In 1935, Congress enacted the National Labor Relations Act (“NLRA”) to protect the rights of employees and employers, to encourage collective bargaining, and to curtail certain private sector labor and management practices which can harm the general welfare of workers, businesses and the U.S. economy. The NLRA protects most employees, whether their employer is unionized or non-unionized. The National Labor Relations Board (the “NLRB” or “Board”) was created by the NLRA to oversee and enforce the NLRA to ensure fair labor practices.
Prior to the NLRA’s inception, employers were free to spy on, question, blacklist, and discharge employees and union members. In the 1930s, employee strikes took place and violent interactions between law enforcement (who were defending the employers) and the workers who were forming unions ensued. In the late 1930s, a total of nearly 800,000 women were in unions, which was three times more than in the late 1920s. By 1945, union membership was an at all-time high of 35% (currently in the US today, around 10% of workers are unionized), and for this reason, opponents of unions were attempting to weaken the NLRA. By 1947, a number of industries, to include the manufacturing, steel, automobile, electrical, and rubber industries succeeded in weakening the NLRA by supporting the passage of the Taft-Hartley Act. The Taft-Hartley Act specified that unions could be charged, prosecuted, and sued for various activities that included picketing and boycotting. The Taft-Hartley Act prohibited the “closed shop” (an arrangement that makes union membership a condition of employment), allowed states to prohibit the agency shop (an arrangement that requires employees who are not union members to pay fees to a union to cover the costs of its bargaining on their behalf), narrowed the definition of unfair labor practices, and specified unfair union practices. Following adoption of the Taft-Hartley Act, a number of states enacted so-called “right to work” laws, which banned both closed and agency shops.
While the NLRA is an act that is continually being reviewed and amended, there are several important sections for organizations, business owners and managers to focus on. Those sections of the NLRA include, Section 7, 8, and 9.
Section 7of the NLRA is the main component of the NLRA and defines what type of activity is protected. More specifically, section 7 states that states, “Employees shall have the right to self-organization, to form, join, or assist labor organizations, to bargain collectively through representatives of their own choosing, and to engage in other concerted activities for the purpose of collective bargaining or other mutual aid or protection, and shall also have the right to refrain from any or all of such activities except to the extent that such right may be affected by an agreement requiring membership in a labor organization as a condition of employment as authorized in section 8(a)(3).” Examples of rights that are protected by Section 7 are:
- Forming or attempting to form a union among the employees of a company.
- Joining a union whether the union is recognized by the employer or not.
- Assisting a union to organize the employees of an employer.
- Going out on strike to secure better working conditions.
- Refraining from activity on behalf of a union.
Section 8 of the NLRA defines what an “unfair labor practice” is for employers. Unfair labor practices are defined by each subsection of Section 8 to include: Interference with Section 7 Rights, Domination or Illegal Assistance and Support of a Labor Organization, Discrimination Against Employees, Discrimination for NLRB Activity, and Refusal to Bargain in Good Faith. Throughout the aforementioned subsections, Section 8 of the NLRA states that organizations may not interfere with the union and its concerted activity. Additionally, it states that organizations may not take any disciplinary actions, to include: demotions, suspensions, discharges, or transfers. Under Section 8, organizations may not make any threats or warnings to prevent concerted activity from occurring. Therefore, such retaliation on behalf of the organization is illegal. It is also illegal for the organization to refuse to bargain with the union representatives that have been chosen under Section 7. These “refusals” may include: failure to negotiate, refusing to hold meetings, etc.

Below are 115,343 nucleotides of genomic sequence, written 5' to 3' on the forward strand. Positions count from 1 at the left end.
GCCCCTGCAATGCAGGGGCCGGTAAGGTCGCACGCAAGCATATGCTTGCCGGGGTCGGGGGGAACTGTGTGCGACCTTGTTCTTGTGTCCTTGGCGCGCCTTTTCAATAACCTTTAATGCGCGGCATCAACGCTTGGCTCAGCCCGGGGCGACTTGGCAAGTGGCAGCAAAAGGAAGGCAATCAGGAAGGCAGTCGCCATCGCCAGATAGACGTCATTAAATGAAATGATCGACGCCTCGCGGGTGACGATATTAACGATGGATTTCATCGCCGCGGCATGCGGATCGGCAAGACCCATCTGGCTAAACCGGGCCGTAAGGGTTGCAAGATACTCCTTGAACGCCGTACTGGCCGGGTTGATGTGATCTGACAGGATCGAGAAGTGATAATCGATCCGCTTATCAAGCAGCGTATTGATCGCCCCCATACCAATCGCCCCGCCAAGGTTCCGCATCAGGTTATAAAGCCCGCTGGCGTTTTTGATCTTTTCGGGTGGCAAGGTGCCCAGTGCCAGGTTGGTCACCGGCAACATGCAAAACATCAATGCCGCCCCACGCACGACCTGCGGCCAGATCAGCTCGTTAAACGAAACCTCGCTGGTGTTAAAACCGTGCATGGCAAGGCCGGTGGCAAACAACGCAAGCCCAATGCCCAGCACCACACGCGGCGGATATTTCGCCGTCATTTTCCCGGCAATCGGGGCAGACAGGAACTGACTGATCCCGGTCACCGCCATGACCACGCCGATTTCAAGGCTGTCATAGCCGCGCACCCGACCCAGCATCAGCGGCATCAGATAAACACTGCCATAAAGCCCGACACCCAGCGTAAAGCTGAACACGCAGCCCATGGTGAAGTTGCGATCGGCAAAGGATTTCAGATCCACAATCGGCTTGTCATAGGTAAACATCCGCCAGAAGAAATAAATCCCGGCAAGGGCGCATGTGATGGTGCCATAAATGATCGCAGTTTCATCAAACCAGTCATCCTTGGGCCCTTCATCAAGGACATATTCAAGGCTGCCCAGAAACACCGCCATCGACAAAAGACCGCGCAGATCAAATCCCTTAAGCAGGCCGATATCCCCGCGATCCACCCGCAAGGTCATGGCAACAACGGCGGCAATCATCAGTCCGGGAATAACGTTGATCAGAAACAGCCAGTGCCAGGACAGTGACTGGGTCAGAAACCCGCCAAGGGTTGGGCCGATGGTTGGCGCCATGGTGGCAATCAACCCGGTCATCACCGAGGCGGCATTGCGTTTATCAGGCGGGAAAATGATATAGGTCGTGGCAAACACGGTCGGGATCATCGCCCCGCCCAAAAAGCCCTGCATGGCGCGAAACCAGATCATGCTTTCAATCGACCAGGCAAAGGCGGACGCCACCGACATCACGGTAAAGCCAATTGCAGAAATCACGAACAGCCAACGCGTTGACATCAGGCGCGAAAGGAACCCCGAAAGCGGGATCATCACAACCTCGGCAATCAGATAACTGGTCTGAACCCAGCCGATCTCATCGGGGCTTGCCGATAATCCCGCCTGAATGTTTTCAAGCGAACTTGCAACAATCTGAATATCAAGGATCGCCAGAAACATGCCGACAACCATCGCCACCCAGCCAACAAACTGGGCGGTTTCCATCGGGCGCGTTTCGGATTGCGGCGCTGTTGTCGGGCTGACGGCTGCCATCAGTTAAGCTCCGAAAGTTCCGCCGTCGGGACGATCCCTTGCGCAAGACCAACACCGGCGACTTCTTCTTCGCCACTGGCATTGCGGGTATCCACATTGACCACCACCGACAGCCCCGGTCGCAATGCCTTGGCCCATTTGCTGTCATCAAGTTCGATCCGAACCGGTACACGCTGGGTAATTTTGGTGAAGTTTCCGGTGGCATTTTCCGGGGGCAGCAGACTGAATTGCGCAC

Last, Section 9 of the NLRA states that unions are exclusive representatives of all unit members. In other words, members of the union will not need to engage in any bargaining on their own as the union is represented by someone who will conduct such bargaining on behalf of the union. Additionally, Section 9 defines what is considered an appropriate bargaining unit. An appropriate bargaining unit per Section 9 of the NLRA is, “Is a group of two or more employees who share a community of interest and may reasonably be grouped together for purposes of collective bargaining. The determination of what is an appropriate unit for such purposes is, under the Act, left to the discretion of the NLRB. Section 9(b) states that the Board shall decide in each representation case whether, “in order to assure to employees the fullest freedom in exercising the rights guaranteed by this Act, the unit appropriate for the purposes of collective bargaining shall be the employer unit, craft unit, plant unit, or subdivision thereof.”
The NLRA is an important for all organizations and their employees to be aware of as it protects employees from unfair labor practices, allows them to participate in collective bargaining through a union representative, and ultimately protects employees’ rights.
For additional information related to the NLRA and its implications it may have on your organization and employees, please contact us at www.newfocushr.com or refer to the NLRB’s website at www.nlrb.gov
Written by: Patrick McKenna, SHRM-CP